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Editorial Reviews

Two unlikely young men charged with desertion and facing execution in the besieged city of Leningrad are charged with an impossible task: they can have their freedom if they can find a dozen eggs for the wedding cake of a powerful colonel's daughter. The two make an odd couple: one a scrawny Jewish outsider, the other an erudite charmer, and their journey takes them from the war-torn city to the snow-covered countryside. Sound like the basis of a classic movie? That might be because the author, David Benioff, is a successful screenwriter, and City of Thieves is halfway between movie-script and roman-a-clef, between airport blockbuster and serious literature.

It's a difficult balancing act, but it succeeds here in no small part due to Ron Perlman's unforgettable narration. His voice is as full of character as his celebrated face, and his bar-room drawl brings a hard-boiled noir quality to the narration. It's a voice dripping in contraband and cordite, easily navigating the Russian names and injecting a sly, seductive humor into the dialogue that offsets the occasional lapse into sentimentality. It's a fantastic performance that succeeds in tying together the disparate elements of this rich tale.

Perlman also takes great relish in conveying the myriad of tiny details that Benioff weaves into the narrative, and which lend a cinematic quality to the work. Indeed, the author's screenwriting background is evident throughout: there's a tightly-constructed plot that never loses a sense of forward propulsion, even during the quieter moments; there is a skilful interweaving of film-school tropes — the buddy movie, the coming-of-age tale, the WWII film. And there's that attention to detail. Although Benioff has clearly done his research, it's the off-beat imagery that brings to life the reality of living in a besieged city: concrete dragon's teeth are arranged to hinder the approach of enemy tanks; leather boots still bloody from the feet of the previous owners; malnourished children's bones break easily.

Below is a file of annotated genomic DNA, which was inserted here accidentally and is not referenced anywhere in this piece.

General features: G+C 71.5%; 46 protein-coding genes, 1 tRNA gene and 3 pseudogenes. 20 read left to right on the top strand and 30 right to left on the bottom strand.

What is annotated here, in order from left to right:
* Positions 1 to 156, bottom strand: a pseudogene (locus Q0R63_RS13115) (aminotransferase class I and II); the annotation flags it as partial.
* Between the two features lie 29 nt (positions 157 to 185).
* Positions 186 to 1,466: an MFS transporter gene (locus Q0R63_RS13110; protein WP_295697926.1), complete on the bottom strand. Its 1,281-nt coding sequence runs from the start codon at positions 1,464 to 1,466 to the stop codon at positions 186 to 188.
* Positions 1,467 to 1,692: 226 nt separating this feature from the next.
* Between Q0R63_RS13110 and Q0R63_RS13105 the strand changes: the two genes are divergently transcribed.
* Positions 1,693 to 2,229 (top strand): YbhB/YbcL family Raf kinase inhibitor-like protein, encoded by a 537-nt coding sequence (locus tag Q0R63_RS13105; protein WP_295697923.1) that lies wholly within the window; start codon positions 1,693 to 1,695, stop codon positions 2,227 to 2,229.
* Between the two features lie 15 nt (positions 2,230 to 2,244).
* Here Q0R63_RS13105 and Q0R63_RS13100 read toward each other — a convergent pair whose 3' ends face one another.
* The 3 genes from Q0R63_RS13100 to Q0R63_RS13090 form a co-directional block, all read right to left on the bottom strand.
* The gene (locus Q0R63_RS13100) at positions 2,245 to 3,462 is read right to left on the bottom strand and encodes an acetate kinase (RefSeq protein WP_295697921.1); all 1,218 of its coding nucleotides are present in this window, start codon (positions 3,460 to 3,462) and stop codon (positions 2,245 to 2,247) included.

A slightly superfluous framing narrative alerts us to the novel's more literary aspirations. The art of storytelling is central to this tale, and the narrative brims over with literary references: doomed poets, scabrous novelists, callous propagandists. The picaresque plot recalls A Hero of Our Time, and the main action begins with a German parachutist's corpse drifting down the empty streets, an image halfway between a movie storyboard and Lord of the Flies — just one of many evocative set-pieces in this highly entertaining adventure. —Dafydd Phillips

Publisher's Summary

A writer visits his retired grandparents in Florida to document their experience during the infamous siege of Leningrad. His grandmother won't talk about it, but his grandfather reluctantly consents. The result is the captivating odyssey of two young men trying to survive against desperate odds. Lev Beniov considers himself "built for deprivation." He's small, smart, and insecure, a Jewish virgin too young for the army, who spends his nights working as a volunteer firefighter with friends from his building.

When a dead German paratrooper lands in his street, Lev is caught looting the body and dragged to jail, fearing for his life. He shares his cell with the charismatic and grandiose Kolya, a handsome young soldier arrested on desertion charges. Instead of the standard bullet in the back of the head, Lev and Kolya are given a shot at saving their own lives by complying with an outrageous directive: secure a dozen eggs for a powerful colonel to use in his daughter's wedding cake. In a city cut off from all supplies and suffering unbelievable deprivation, Lev and Kolya embark on a hunt to find the impossible.